Relevance, reliability, and consistency. To be useful, financial information must be relevant, reliable, and prepared in a consistent manner. Relevant information helps a decision maker understand a company's past performance, present condition, and future outlook so that informed decisions can be made in a timely manner. Of course, the information needs of individual users may differ, requiring that the information be presented in different formats. Internal users often need more detailed information than external users, who may need to know only the company's value or its ability to repay loans. Reliable information is verifiable and objective. Consistent information is prepared using the same methods each accounting period, which allows meaningful comparisons to be made between different accounting periods and between the financial statements of different companies that use the same methods.
Principle of conservatism. Accountants must use their judgment to record transactions that require estimation. The number of years that equipment will remain productive and the portion of accounts receivable that will never be paid are examples of items that require estimation. In reporting financial data, accountants follow the principle of conservatism, which requires that the less optimistic estimate be chosen when two estimates are judged to be equally likely. For example, suppose a manufacturing company's Warranty Repair Department has documented a three‐percent return rate for product X during the past two years, but the company's Engineering Department insists this return rate is just a statistical anomaly and less than one percent of product X will require service during the coming year. Unless the Engineering Department provides compelling evidence to support its estimate, the company's accountant must follow the principle of conservatism and plan for a three‐percent return rate. Losses and costs—such as warranty repairs—are recorded when they are probable and reasonably estimated. Gains are recorded when realized.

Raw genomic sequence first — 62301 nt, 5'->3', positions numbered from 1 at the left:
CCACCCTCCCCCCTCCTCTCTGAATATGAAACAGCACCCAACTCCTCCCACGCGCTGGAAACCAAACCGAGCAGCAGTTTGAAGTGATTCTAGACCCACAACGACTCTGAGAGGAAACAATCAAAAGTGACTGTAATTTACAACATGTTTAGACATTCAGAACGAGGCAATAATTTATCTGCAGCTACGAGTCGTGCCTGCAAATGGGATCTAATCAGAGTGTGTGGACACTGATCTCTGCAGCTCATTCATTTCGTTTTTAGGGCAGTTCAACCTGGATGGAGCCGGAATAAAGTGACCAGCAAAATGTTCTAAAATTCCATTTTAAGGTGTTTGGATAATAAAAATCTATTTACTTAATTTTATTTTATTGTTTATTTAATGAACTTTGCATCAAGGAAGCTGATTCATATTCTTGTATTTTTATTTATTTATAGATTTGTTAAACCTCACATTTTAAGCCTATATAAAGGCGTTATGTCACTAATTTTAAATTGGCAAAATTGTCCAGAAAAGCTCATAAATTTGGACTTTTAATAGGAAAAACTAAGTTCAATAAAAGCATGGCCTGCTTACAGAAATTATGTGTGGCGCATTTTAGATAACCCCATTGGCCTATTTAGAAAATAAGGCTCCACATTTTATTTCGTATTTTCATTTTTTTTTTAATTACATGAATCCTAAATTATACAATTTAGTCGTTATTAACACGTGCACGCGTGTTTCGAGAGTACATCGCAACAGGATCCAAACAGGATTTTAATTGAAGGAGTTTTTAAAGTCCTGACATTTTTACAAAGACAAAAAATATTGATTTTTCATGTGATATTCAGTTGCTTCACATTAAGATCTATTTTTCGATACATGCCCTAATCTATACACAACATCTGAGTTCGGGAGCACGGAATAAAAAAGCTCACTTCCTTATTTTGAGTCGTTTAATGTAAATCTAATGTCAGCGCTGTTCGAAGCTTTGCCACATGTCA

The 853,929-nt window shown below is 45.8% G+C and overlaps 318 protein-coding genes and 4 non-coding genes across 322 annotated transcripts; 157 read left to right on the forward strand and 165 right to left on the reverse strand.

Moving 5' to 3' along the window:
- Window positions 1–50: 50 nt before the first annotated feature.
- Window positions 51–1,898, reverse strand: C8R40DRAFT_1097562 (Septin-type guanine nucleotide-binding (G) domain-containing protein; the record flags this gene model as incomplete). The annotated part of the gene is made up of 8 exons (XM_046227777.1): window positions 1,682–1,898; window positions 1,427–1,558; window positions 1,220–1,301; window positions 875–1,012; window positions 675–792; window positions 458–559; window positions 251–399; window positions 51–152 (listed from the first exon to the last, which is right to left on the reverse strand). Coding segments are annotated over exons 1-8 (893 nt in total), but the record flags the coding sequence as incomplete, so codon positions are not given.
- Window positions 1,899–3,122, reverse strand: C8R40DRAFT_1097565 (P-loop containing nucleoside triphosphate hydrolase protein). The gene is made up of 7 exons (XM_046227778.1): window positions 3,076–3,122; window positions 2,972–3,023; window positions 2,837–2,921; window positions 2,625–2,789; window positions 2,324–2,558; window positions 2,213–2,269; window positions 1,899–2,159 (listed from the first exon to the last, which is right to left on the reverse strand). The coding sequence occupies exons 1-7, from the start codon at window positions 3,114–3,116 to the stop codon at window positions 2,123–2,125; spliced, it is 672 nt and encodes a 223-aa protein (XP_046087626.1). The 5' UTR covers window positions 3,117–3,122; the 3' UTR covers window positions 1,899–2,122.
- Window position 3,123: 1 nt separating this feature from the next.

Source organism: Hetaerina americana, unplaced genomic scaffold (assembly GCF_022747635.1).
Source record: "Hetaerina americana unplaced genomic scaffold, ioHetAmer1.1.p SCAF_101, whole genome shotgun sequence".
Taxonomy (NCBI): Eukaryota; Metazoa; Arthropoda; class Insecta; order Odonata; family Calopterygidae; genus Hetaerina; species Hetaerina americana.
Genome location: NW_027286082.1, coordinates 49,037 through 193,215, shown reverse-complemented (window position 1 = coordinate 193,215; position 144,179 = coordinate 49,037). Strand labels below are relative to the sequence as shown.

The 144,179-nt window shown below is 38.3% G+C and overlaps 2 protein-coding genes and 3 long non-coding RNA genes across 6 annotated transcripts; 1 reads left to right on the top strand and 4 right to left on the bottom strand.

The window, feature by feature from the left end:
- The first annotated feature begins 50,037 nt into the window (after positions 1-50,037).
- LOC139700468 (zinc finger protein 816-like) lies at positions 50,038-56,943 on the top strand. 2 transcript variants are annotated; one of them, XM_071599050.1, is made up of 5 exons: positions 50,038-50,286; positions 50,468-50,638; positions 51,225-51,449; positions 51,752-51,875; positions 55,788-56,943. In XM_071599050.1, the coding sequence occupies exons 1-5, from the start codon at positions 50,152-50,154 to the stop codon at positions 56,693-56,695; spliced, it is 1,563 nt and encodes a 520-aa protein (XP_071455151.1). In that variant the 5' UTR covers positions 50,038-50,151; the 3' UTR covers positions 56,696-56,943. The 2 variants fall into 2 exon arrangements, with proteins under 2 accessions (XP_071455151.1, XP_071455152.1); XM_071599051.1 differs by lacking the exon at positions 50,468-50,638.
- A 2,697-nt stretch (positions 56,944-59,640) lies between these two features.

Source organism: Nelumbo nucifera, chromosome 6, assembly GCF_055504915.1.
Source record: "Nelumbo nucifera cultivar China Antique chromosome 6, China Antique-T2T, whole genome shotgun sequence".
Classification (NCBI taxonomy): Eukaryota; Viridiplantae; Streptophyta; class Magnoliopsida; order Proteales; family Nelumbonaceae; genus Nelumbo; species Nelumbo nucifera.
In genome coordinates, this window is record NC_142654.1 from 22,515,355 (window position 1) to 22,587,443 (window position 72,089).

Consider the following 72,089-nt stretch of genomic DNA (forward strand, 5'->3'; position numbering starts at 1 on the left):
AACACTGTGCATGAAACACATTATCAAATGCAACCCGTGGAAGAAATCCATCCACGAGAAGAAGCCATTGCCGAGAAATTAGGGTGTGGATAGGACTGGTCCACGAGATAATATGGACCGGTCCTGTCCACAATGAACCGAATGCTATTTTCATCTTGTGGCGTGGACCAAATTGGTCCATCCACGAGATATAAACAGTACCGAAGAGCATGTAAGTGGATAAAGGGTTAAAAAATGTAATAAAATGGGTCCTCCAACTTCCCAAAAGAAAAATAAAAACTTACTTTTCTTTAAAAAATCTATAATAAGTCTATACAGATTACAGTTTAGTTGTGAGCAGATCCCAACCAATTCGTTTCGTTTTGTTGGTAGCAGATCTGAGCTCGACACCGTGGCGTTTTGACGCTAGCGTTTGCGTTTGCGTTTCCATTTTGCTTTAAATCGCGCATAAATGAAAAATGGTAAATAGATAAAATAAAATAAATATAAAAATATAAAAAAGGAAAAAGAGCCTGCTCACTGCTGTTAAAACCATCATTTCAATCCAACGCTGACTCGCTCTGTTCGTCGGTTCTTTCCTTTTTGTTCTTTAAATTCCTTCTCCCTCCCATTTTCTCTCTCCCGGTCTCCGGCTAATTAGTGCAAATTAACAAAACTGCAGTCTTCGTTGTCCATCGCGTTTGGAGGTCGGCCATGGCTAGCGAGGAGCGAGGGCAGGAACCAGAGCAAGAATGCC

Materiality principle. Accountants follow the materiality principle, which states that the requirements of any accounting principle may be ignored when there is no effect on the users of financial information. Certainly, tracking individual paper clips or pieces of paper is immaterial and excessively burdensome to any company's accounting department. Although there is no definitive measure of materiality, the accountant's judgment on such matters must be sound. Several thousand dollars may not be material to an entity such as General Motors, but that same figure is quite material to a small, family‐owned business.